Turkey Aptitude – How Smart Are They?

Posted on May 15, 2012



“Some men suppose, probably judging by the domestic variety, that wild turkeys are dumb, and they don’t understand why others consider hunting them such fine sport. It’s because of its difficulty and uncertainty. It offers a challenge that only those naturally gifted with woods sense and great patience can master.”      

                                                                        – Archibald Rutledge


Arguably, the wild turkey is not classified as being terribly bright. It would never make the Late Show’s host, David Letterman’s top ten list for smartest fowl. And despite Ben Franklin’s valiant efforts to adopt the turkey as America’s symbolic bird, the bald eagle ultimately and prodigiously won out. After all, would we have wanted people around the world actually referring to us as a bunch of ‘turkeys?’ I don’t think so.

But for those of us that pursue this bird as ‘fine sport,’ we know differently now don’t we? We’ve experienced the frustrations, been done out of a shot by a slick maneuver, lived through mornings of silence despite our best renditions of ‘I just called to say I love you’ by Stevie Wonder, and been sabotaged by birds that broke every rule in the little book of ‘How turkeys are supposed to respond.’

Tom Kelly writes in his classic, Tenth Legion, “For a good many years I held, believed and expounded the theory that turkeys could burrow underground, like moles. I said this then, and believed it when I said it, because they had done things to me that I felt no creature could ever do on top of the ground. He would necessarily have had to use the part under the surface to do it in. In recent years it has come home to me very strongly that I was wrong. They can do it on top of the ground, and worse than that, it is not even necessary for them to extend themselves particularly to do it. They can do it as a sideline, they can do it on their way to attend to more important business. It is particularly humiliating to know that they have this capability and that besides doing what they have already done, there are God knows how many other things they are going to do to me yet, without even bothering to concentrate on it. What dreadful outrages lurk in the repertoire, if they ever bothered to give their whole concentration to fooling me, boggles the imagination.”

Sound like a stupid bird to you? Granted, the cranium of a turkey houses a brain relative to the size of a walnut, but isn’t it amazing, despite the size of grey matter compacted within, how often they make the right decision? Or, flipping the coin, how often we make bad choices in our effort to capture him.

Like all of nature’s children, turkeys possess certain attributes that when used to the extent of their design serve to protect and preserve their ‘fan.’ Eyesight that is sharp enough to detect movement from great distances, hearing that is keener than either of my dogs, and the ability to fly. As a deer tracker I’m really happy that flying deer are really only a myth; not sure how well I’d do attempting to follow a whitetail that could actually soar.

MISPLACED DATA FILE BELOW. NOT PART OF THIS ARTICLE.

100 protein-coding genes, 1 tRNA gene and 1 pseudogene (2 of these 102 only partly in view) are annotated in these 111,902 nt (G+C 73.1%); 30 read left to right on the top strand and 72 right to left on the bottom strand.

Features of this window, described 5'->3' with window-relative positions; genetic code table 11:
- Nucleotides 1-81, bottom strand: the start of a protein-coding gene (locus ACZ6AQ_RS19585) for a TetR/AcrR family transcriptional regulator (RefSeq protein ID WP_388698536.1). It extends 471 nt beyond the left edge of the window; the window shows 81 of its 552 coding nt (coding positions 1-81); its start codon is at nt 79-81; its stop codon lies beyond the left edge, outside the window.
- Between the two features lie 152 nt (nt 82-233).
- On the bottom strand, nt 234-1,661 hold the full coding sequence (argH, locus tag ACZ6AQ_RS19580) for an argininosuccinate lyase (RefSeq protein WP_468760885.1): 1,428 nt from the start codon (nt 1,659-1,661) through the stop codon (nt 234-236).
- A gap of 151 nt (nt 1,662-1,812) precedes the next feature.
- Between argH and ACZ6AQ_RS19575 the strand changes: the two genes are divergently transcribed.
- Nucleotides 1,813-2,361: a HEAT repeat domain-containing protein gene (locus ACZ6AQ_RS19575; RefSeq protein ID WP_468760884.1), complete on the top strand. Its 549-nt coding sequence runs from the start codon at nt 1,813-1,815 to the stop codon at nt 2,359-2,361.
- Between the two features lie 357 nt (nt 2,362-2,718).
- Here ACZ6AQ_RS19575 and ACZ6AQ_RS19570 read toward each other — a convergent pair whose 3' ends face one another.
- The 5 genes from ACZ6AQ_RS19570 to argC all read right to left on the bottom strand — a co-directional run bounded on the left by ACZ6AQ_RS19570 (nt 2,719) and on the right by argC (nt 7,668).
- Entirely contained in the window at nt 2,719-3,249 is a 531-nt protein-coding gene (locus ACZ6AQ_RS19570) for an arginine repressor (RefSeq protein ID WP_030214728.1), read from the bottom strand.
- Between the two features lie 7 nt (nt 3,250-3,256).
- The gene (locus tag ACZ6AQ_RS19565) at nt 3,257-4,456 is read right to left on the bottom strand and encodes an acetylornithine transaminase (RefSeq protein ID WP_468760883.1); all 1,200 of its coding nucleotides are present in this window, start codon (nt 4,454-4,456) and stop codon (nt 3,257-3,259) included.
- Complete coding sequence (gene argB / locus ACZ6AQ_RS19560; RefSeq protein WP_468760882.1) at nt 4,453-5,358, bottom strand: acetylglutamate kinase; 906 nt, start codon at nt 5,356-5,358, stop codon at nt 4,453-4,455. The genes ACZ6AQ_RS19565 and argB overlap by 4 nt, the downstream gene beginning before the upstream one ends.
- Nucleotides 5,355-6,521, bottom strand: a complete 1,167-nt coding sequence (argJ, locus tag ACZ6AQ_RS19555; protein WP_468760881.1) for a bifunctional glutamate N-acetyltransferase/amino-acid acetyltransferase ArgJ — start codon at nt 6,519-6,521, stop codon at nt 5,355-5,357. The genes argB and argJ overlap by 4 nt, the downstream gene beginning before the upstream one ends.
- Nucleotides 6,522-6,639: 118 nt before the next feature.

Often, as humans we judge a person’s intellect by what they know, how much knowledge they possess, how book smart they may be, how well they can score on a test; but does that really identify intelligence? Here’s a test, you’ve fallen through a frozen body of water and are currently clinging precipitously to the shards of broken ice. The water you are now submerged in registers a temperature below 40-degrees. Each moment that ticks by brings you closer and closer to a fatal end. Who would you choose in this hypothetical situation to come to your rescue, someone that can, in detail describe the peril you are now in, all of the possibilities that could potentially happen, but hasn’t a clue how to physically assist, or someone that has the immediate savvy to quickly act by throwing you a life line, yank you from what is sure to be a watery grave and initiate treatment for hypothermia? None of us has to have a very high IQ in order to make the right choice here. The point I’m attempting drive home is that we all, humans and animals alike, share a chief goal of, at all costs, preserving our life. And short of some unforeseen accident, something that would be most difficult to prepare for, is the end by which we go about our business. In a turkey’s world his defense mechanisms serve to keep from being eaten. The unforeseen accident he may encounter comes at the business end of a 12-gauge during turkey season.

Understandably, no one wants to be bested by a creature which has a walnut sized brain; that’s humbling. Yet, count the number of days afield you traipse out of the turkey woods without a feathered creature hanging over your shoulder. Tom Kelly aptly writes,

“We believe that we are instinctively born knowing the wilderness, that we are nowhere so comfortable as in the forest primeval, and that we are quite fully capable of hunting and killing with dispatch anything from hummingbirds to elephants, even if we choose not to do it. To admit ignorance, to admit even by inference, that there is a species of game bird of animal that flies, walks, or crawls across the face of the North American continent that we are unable to hunt skillfully and kill effortlessly, somehow runs against our grain. Not only does it offend us to think it, we flatly refuse to admit that it could ever happen.”

How smart are turkeys? Smart enough for me to realize that if I’m to kill a turkey I’m going to have to work for it, walk to it and make every attempt to fool him into believing that I’m something that I’m not. What fun would it be otherwise?

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